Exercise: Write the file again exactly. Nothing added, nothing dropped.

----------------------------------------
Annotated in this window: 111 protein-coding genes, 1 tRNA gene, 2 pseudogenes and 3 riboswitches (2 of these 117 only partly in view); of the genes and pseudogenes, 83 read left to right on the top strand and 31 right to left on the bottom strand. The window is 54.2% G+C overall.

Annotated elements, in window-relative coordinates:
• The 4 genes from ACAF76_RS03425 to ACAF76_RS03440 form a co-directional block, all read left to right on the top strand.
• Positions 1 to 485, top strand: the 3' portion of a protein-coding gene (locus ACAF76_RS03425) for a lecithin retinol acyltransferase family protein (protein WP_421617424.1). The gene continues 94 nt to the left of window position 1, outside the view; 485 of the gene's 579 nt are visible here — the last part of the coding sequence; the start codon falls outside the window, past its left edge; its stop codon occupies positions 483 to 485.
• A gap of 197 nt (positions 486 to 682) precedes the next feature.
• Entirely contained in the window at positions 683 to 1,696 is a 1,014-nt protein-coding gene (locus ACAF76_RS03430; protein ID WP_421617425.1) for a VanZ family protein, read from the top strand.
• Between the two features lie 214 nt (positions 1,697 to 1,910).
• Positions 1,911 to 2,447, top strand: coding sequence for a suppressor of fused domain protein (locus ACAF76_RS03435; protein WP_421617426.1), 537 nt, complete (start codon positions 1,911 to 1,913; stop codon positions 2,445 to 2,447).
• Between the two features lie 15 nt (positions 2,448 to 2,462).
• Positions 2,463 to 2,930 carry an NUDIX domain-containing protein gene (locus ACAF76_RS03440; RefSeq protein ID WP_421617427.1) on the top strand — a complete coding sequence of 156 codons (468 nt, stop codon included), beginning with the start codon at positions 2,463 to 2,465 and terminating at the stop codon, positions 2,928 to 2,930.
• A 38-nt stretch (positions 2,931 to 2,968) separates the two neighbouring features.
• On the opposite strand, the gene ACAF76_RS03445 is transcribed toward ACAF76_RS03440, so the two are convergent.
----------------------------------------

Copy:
Annotated in this window: 111 protein-coding genes, 1 tRNA gene, 2 pseudogenes and 3 riboswitches (2 of these 117 only partly in view); of the genes and pseudogenes, 83 read left to right on the top strand and 31 right to left on the bottom strand. The window is 54.2% G+C overall.

Annotated elements, in window-relative coordinates:
• The 4 genes from ACAF76_RS03425 to ACAF76_RS03440 form a co-directional block, all read left to right on the top strand.
• Positions 1 to 485, top strand: the 3' portion of a protein-coding gene (locus ACAF76_RS03425) for a lecithin retinol acyltransferase family protein (protein WP_421617424.1). The gene continues 94 nt to the left of window position 1, outside the view; 485 of the gene's 579 nt are visible here — the last part of the coding sequence; the start codon falls outside the window, past its left edge; its stop codon occupies positions 483 to 485.
• A gap of 197 nt (positions 486 to 682) precedes the next feature.
• Entirely contained in the window at positions 683 to 1,696 is a 1,014-nt protein-coding gene (locus ACAF76_RS03430; protein ID WP_421617425.1) for a VanZ family protein, read from the top strand.
• Between the two features lie 214 nt (positions 1,697 to 1,910).
• Positions 1,911 to 2,447, top strand: coding sequence for a suppressor of fused domain protein (locus ACAF76_RS03435; protein WP_421617426.1), 537 nt, complete (start codon positions 1,911 to 1,913; stop codon positions 2,445 to 2,447).
• Between the two features lie 15 nt (positions 2,448 to 2,462).
• Positions 2,463 to 2,930 carry an NUDIX domain-containing protein gene (locus ACAF76_RS03440; RefSeq protein ID WP_421617427.1) on the top strand — a complete coding sequence of 156 codons (468 nt, stop codon included), beginning with the start codon at positions 2,463 to 2,465 and terminating at the stop codon, positions 2,928 to 2,930.
• A 38-nt stretch (positions 2,931 to 2,968) separates the two neighbouring features.
• On the opposite strand, the gene ACAF76_RS03445 is transcribed toward ACAF76_RS03440, so the two are convergent.